Johannes Høsflot Klæbo confirmed his spot as Norway’s new wonderboy of cross-country skiing star and hero as well at the World Cup events in Lillehammer over the weekend. First he won the men’s sprint and the 15-kilometer race as snow fell on Saturday, and then he won the tough 30-kilometer race in brilliant sunshine on Sunday. The young man from Trondheim, who’s undefeated so far this season, is being described as “unique” and nothing short of sensational.
Klæbo’s performance in the 30K, which he skied in just an hour, 16 minutes and 47.1 seconds, marked his fifth World Cup victory in a row. He’d also impressed everyone at the World Cup opener in Finland the weekend before, if not himself. The 21-year-old Klæbo is known for being confident, but modest and never quite satisfied.
“I have to focus on the work assignment,” Klæbo told newspaper Aftenposten after Sunday’s latest display of style and force. “That’s what I thought about through the whole race.” He said he’s constantly setting new goals, meter for meter, and thinking all the time.
Klæbo seems to have taken over for the troubled Petter Northug as the Norwegian skier to watch, but in an entirely different context. Klæbo is everything Northug isn’t: controlled, humble, careful and moderate. In that sense he’s more like the cross-country version of Norway’s Aksel Lund Svindal, the popular downhill veteran who put on a stunning performance of his own over the weekend. The young Klæbo clearly respects his teammates and coaches, but now they’re learning from him.
His coaches, teammates and rivals from abroad are also full of respect for Klæbo, who grew up in the Byåsen area of Trondheim that borders the city’s local hills and forests and gave him direct access to ski trails. He won three gold medals at the Junior World Championships in 2016 and won his first World Cup in the sprint at Otepää in February.
It was the sprint that was viewed as Klæbo’s specialty, but he’s excelling in all distances this season. He was typically modest before the 30K in Lillehammer, telling reporters that he’d “just try to hang on as long as I can.” He ended up beating both Norwegian teammate and former World Champion Martin Johnsrud Sundby, who’s known as a long-distance master, and third-place winner Hans Christer Holund, also of Norway. Yet another Norwegian finished fourth, Simen Hegstad Krüger.
Swedish rivals don’t quite know what to make of Klæbo. “He’s unique,” said Marcus Hellner. “We really don’t know what he’s up to,” agreed Daniel Rikardsson. His Norwegian teammates are simply in awe.
“He’s a great teacher for all the rest of us on the team,” Sundby told Aftenposten, a great compliment from the 33-year-old veteran and champion. “I have always wanted to beat anyone who beats me, but Johannes is Norwegian. He’s on our team and an inspiration for us.”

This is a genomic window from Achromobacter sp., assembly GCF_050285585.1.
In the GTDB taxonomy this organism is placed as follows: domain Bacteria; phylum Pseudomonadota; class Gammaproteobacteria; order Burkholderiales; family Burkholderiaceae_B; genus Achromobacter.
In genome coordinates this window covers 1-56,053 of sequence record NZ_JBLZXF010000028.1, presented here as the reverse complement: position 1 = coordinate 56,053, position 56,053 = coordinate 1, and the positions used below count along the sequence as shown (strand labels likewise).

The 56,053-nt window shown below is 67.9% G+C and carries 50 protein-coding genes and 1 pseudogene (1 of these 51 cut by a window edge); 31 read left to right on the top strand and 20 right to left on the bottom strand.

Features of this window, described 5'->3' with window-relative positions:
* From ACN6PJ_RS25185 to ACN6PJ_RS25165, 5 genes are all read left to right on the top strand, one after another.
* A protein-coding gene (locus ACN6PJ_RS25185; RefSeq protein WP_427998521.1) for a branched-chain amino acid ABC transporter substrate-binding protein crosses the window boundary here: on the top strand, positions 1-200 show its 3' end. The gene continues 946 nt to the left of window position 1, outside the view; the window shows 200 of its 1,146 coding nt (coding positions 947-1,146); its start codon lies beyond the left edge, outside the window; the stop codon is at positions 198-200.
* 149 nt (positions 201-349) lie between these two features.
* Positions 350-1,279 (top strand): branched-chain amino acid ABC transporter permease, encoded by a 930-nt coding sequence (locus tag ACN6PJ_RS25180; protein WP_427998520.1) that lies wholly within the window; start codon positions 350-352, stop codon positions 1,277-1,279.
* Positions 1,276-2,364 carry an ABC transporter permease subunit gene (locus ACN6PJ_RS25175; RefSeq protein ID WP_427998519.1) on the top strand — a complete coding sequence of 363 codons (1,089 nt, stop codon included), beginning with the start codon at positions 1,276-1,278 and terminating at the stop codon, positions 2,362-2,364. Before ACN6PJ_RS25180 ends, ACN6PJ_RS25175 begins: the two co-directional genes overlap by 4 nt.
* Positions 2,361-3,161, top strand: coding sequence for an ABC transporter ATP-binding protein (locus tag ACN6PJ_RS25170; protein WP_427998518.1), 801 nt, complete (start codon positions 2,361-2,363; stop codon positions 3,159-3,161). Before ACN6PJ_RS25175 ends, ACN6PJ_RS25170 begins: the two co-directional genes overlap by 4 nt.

The Norwegian team’s coaches are so impressed with Klæbo that they let him choose whatever races he wanted in Lillehammer. His father Haakon Klæbo and his grandfather Kåre Høsflot serve as manager and coach respectively, and together with Johannes decide what’s best. He’ll only race in the sprint at the upcoming World Cup events in Davos, Switzerland this weekend, but as the team’s new anchor. “The plan is still to hold back a little,” Klæbo told news bureau NTB before the Lillehammer races. No one wants him to over-exert himself.
There are no signs of that yet as Norway’s new wonderboy of skiing suddenly become the best in the world at present. National team coach Tor Arne Hetland said that above all, “he has a unique technique. He has an incredible snap (which allows him to exploit opportunities to break out of the pack of racing skiers on the trails) and he’s very well-trained.”
That’s how he beat Sundby on Sunday, by seizing the chance for an opening and pouring on what sports commentator Reidar Sollie of newspaper Dagsavisen called “full energy, full speed.” That left Sundby without a chance to respond to what Sollied called “the Trondheim Express.”
“I’m doing everything I can to beat him, ” Sundby told Aftenposten. “I’m humbled that I have a chance to compete against him when he’s in the shape he’s in now. I try to crush him, but it doesn’t work.”
Klæbo seemed humbled himself by Sundby’s high praise. “Martin says he can draw on some more force and then I get scared by the thought of how fast it can go,” Klæbo said.
There’s little doubt Klæbo will be on Norway’s Olympic team in South Korea in February, his first ever, and right now he’s a gold medal candidate there, too. Klæbo predictably dismisses the hype: “It’s a long time to the Olympics and a lot can happen,” he told Aftenposten. “I’m only certain that those who are in the best shape at that time will go (to Pyeongchang).”
Coach Hetland was non-commital: “It’s a while until February, and the guys will be able to prepare themselves to the max, so that they’ll come home with lots of medals.”